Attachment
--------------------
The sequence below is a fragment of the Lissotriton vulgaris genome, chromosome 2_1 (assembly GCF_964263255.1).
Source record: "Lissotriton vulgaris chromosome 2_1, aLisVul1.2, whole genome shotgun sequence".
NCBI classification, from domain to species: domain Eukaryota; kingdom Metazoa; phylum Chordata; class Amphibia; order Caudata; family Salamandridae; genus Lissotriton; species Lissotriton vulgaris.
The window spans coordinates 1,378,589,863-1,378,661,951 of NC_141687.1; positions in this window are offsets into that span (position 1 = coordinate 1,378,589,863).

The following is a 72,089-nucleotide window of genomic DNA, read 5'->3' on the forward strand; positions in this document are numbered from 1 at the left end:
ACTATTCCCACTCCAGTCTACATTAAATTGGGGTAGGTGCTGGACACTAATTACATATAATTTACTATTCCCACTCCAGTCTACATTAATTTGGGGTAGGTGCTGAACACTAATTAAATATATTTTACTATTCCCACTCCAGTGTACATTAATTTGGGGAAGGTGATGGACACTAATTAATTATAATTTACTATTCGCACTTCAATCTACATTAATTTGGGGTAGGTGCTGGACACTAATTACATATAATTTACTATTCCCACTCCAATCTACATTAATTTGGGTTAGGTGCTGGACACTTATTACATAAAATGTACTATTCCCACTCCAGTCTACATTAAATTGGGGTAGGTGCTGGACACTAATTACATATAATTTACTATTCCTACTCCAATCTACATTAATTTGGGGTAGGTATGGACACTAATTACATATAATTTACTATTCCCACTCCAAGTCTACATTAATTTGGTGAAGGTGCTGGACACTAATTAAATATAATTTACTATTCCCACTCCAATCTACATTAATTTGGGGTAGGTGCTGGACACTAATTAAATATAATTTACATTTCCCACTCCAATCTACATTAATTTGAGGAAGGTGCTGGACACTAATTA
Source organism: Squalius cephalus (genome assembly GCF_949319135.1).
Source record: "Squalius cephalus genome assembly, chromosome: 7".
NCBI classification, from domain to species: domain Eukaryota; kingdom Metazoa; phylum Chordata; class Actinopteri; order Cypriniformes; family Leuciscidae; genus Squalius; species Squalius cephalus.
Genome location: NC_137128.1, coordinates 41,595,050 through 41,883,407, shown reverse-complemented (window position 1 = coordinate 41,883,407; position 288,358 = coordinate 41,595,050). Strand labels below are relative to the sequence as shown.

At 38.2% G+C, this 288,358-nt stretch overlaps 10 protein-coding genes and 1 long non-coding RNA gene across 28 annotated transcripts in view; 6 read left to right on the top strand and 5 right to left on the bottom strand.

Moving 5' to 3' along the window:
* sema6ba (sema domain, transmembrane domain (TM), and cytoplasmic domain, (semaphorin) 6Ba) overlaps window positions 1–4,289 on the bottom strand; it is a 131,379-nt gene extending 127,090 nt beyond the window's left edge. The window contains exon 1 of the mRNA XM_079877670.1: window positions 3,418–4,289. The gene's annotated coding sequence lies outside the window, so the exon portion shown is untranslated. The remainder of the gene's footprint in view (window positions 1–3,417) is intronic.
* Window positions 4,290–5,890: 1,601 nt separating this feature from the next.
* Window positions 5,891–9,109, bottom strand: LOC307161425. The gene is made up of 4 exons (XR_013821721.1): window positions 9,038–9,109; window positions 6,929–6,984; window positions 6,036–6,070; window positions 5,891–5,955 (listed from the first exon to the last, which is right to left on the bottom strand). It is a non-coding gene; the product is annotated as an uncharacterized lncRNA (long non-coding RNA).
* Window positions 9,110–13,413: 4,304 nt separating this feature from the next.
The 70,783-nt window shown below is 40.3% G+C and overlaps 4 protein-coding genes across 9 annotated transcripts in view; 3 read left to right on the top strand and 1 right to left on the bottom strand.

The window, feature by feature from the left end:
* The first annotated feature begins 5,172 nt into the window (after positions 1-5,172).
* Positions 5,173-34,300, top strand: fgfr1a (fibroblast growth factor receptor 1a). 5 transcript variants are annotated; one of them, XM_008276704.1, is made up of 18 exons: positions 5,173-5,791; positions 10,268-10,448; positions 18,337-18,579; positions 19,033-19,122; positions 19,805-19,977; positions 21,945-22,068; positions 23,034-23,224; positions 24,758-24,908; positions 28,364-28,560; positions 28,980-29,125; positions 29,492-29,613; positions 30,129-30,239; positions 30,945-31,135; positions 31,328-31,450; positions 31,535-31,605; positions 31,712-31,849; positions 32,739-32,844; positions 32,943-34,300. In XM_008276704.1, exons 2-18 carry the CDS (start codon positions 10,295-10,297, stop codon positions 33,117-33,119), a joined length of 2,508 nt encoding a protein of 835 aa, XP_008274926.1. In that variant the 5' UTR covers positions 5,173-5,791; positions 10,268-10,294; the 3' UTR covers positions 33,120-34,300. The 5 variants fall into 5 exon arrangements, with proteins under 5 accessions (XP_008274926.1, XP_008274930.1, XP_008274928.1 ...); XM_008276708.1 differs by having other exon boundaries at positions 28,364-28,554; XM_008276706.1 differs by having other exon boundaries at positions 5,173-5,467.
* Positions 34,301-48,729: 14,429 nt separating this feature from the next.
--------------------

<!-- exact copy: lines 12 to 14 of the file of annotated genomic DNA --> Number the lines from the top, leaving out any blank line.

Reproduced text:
Moving 5' to 3' along the window:
* sema6ba (sema domain, transmembrane domain (TM), and cytoplasmic domain, (semaphorin) 6Ba) overlaps window positions 1–4,289 on the bottom strand; it is a 131,379-nt gene extending 127,090 nt beyond the window's left edge. The window contains exon 1 of the mRNA XM_079877670.1: window positions 3,418–4,289. The gene's annotated coding sequence lies outside the window, so the exon portion shown is untranslated. The remainder of the gene's footprint in view (window positions 1–3,417) is intronic.
* Window positions 4,290–5,890: 1,601 nt separating this feature from the next.